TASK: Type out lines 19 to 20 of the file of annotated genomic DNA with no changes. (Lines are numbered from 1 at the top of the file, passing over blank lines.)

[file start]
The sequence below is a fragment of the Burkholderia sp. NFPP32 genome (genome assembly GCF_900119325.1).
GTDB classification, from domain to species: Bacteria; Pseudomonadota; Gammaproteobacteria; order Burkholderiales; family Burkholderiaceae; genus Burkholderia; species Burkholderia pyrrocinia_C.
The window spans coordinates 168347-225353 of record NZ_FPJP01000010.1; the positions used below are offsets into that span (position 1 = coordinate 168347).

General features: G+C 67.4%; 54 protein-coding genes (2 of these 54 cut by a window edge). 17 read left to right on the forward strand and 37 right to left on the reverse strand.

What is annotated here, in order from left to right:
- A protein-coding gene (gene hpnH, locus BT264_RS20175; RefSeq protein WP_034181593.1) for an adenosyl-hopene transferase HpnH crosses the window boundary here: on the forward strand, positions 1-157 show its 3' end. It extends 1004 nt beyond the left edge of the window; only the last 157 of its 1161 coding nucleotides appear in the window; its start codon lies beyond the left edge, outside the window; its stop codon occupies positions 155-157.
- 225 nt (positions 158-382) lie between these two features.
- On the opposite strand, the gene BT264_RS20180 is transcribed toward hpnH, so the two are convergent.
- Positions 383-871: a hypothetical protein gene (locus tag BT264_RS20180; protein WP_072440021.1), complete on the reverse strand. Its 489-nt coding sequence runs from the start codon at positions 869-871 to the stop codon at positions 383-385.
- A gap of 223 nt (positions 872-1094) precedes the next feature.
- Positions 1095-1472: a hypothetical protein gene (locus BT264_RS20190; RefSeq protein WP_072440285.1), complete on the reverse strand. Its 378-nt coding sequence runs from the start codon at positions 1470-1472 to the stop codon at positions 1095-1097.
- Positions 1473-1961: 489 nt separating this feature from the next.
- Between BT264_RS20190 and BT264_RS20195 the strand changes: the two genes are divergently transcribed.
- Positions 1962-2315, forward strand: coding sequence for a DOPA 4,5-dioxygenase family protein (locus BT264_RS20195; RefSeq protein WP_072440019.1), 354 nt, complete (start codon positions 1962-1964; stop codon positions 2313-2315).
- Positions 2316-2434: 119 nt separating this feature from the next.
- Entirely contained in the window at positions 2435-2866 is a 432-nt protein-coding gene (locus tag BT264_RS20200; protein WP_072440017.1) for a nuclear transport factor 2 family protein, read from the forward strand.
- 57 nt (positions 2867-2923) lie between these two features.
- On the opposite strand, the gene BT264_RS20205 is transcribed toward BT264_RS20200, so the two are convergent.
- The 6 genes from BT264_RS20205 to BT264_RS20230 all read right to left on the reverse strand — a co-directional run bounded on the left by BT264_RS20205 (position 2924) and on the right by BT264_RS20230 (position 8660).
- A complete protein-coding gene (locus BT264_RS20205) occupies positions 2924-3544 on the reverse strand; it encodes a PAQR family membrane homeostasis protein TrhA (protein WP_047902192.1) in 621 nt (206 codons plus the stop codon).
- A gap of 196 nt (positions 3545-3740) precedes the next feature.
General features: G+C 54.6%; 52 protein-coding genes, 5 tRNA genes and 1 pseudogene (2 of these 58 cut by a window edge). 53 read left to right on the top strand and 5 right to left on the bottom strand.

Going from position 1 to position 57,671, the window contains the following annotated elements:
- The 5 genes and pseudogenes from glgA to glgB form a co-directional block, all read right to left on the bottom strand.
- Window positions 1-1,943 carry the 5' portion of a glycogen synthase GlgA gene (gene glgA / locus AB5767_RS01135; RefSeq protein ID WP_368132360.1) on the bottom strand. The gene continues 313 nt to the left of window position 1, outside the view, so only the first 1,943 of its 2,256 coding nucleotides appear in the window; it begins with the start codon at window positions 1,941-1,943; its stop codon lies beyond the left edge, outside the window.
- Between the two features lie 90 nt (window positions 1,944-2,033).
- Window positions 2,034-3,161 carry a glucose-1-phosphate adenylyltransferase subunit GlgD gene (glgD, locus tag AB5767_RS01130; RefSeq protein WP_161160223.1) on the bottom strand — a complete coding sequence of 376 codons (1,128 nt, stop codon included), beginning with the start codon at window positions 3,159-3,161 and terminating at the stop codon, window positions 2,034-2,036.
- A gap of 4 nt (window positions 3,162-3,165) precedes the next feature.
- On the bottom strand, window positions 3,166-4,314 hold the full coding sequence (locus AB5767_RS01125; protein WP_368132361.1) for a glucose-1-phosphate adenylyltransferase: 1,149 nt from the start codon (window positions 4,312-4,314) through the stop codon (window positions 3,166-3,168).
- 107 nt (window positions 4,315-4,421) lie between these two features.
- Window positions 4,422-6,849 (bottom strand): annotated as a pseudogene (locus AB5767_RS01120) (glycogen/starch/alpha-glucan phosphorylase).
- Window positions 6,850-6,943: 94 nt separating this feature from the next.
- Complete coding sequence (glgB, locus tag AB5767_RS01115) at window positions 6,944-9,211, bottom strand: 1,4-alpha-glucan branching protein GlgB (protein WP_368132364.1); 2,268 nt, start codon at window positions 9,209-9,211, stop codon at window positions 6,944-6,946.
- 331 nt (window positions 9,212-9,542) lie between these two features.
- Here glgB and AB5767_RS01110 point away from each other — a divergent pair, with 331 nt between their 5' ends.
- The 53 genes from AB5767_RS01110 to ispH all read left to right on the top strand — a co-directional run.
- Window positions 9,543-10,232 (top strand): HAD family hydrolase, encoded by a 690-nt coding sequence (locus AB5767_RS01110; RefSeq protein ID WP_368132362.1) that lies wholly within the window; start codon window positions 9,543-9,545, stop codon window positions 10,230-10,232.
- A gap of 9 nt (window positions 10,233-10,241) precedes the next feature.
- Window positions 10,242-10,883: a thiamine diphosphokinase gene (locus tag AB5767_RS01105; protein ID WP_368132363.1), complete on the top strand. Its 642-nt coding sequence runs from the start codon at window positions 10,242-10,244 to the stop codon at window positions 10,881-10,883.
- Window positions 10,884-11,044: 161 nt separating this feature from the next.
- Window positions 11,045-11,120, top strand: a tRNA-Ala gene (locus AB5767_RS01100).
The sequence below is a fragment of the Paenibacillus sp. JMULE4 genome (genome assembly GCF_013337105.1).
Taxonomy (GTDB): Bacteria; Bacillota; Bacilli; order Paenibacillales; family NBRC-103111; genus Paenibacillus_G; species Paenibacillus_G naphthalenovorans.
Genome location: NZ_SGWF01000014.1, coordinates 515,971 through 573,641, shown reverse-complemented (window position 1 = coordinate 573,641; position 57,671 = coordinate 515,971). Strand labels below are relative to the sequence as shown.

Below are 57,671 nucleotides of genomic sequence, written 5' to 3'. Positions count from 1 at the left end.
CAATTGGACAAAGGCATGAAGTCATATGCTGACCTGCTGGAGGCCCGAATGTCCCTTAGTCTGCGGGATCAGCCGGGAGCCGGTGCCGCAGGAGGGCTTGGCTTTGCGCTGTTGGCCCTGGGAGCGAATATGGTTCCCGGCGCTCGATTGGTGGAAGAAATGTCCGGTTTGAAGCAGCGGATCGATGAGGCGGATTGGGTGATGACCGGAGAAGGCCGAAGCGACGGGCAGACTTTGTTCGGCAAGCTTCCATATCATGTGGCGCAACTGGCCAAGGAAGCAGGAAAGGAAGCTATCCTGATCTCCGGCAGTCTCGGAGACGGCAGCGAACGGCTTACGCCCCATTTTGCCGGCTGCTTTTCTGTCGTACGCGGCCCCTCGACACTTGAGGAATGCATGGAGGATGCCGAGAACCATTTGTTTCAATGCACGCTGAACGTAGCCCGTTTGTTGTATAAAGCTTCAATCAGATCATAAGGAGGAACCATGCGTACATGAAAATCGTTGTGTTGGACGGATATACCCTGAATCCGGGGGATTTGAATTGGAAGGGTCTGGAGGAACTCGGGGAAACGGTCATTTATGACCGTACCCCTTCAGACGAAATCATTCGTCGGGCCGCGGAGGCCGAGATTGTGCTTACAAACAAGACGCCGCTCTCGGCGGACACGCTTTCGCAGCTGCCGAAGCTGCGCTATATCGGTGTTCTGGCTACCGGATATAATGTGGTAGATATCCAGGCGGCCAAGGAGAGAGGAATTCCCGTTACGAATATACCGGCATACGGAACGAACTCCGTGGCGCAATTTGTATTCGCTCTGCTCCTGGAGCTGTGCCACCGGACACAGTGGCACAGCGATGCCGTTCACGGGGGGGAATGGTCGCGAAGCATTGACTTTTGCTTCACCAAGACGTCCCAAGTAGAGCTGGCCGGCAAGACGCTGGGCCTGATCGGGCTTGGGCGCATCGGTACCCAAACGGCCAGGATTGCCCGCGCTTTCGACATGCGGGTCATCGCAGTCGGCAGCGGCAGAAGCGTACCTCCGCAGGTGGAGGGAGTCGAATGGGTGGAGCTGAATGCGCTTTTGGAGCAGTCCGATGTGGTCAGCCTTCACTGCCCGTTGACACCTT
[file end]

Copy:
- The 6 genes from BT264_RS20205 to BT264_RS20230 all read right to left on the reverse strand — a co-directional run bounded on the left by BT264_RS20205 (position 2924) and on the right by BT264_RS20230 (position 8660).
- A complete protein-coding gene (locus BT264_RS20205) occupies positions 2924-3544 on the reverse strand; it encodes a PAQR family membrane homeostasis protein TrhA (protein WP_047902192.1) in 621 nt (206 codons plus the stop codon).